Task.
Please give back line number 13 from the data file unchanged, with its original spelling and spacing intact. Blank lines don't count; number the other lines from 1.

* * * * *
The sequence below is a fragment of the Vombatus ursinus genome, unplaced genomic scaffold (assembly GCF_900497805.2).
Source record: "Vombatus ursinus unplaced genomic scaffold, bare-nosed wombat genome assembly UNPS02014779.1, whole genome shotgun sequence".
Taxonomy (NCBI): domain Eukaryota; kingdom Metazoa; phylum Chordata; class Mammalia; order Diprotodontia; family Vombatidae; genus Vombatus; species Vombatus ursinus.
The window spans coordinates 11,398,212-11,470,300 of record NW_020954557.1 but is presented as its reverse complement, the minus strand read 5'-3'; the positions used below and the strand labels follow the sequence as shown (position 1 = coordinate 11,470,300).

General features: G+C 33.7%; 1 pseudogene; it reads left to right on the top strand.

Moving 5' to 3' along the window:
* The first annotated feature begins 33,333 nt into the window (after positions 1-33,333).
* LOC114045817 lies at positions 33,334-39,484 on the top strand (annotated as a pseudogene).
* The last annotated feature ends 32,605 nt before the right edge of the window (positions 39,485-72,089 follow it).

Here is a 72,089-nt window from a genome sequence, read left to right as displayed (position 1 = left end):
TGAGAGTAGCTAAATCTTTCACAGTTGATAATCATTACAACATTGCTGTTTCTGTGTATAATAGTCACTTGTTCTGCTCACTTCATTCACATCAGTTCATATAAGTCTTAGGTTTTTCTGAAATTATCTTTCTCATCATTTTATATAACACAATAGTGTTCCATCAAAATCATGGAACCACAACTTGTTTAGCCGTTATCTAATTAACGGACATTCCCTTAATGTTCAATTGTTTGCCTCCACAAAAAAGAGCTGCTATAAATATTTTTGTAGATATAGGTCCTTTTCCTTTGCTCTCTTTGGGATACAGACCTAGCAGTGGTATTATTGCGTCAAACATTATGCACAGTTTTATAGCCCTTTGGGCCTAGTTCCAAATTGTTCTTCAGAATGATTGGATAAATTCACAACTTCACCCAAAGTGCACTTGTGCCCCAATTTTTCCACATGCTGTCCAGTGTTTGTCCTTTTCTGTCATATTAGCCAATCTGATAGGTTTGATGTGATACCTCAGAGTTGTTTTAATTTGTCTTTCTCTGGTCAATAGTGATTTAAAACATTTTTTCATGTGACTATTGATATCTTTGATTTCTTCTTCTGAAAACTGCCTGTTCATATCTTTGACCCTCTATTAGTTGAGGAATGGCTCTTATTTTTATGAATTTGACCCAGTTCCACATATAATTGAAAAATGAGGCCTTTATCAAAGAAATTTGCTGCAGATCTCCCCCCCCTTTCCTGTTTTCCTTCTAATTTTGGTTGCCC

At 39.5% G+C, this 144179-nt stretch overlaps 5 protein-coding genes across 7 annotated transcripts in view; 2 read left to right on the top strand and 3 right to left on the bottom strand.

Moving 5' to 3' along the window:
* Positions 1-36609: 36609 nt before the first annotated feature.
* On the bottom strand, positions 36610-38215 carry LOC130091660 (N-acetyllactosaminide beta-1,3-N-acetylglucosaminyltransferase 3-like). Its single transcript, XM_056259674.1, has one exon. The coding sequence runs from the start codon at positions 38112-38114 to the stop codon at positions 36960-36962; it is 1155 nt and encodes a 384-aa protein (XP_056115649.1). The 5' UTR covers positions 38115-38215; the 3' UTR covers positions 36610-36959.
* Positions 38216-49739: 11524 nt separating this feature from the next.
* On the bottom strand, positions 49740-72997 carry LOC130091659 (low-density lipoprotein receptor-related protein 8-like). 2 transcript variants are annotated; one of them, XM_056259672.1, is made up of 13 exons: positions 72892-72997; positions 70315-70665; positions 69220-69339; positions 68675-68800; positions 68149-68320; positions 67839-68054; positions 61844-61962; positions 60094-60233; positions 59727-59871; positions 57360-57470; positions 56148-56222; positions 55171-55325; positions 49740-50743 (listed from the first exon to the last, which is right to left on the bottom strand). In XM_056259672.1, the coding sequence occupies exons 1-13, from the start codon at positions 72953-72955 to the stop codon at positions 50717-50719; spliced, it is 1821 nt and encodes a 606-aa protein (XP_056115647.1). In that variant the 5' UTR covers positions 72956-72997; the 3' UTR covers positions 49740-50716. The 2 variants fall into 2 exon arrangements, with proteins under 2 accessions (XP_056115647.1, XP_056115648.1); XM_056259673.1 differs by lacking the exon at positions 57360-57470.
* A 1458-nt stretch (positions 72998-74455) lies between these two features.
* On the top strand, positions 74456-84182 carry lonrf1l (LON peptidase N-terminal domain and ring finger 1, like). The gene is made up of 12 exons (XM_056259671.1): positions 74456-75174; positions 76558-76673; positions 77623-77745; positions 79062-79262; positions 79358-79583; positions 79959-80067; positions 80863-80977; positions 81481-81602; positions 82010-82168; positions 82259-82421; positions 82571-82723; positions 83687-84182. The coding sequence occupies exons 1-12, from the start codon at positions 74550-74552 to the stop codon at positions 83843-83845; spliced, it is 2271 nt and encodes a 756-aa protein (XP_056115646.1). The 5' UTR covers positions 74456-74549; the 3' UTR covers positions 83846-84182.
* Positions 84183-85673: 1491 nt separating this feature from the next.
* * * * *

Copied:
Moving 5' to 3' along the window: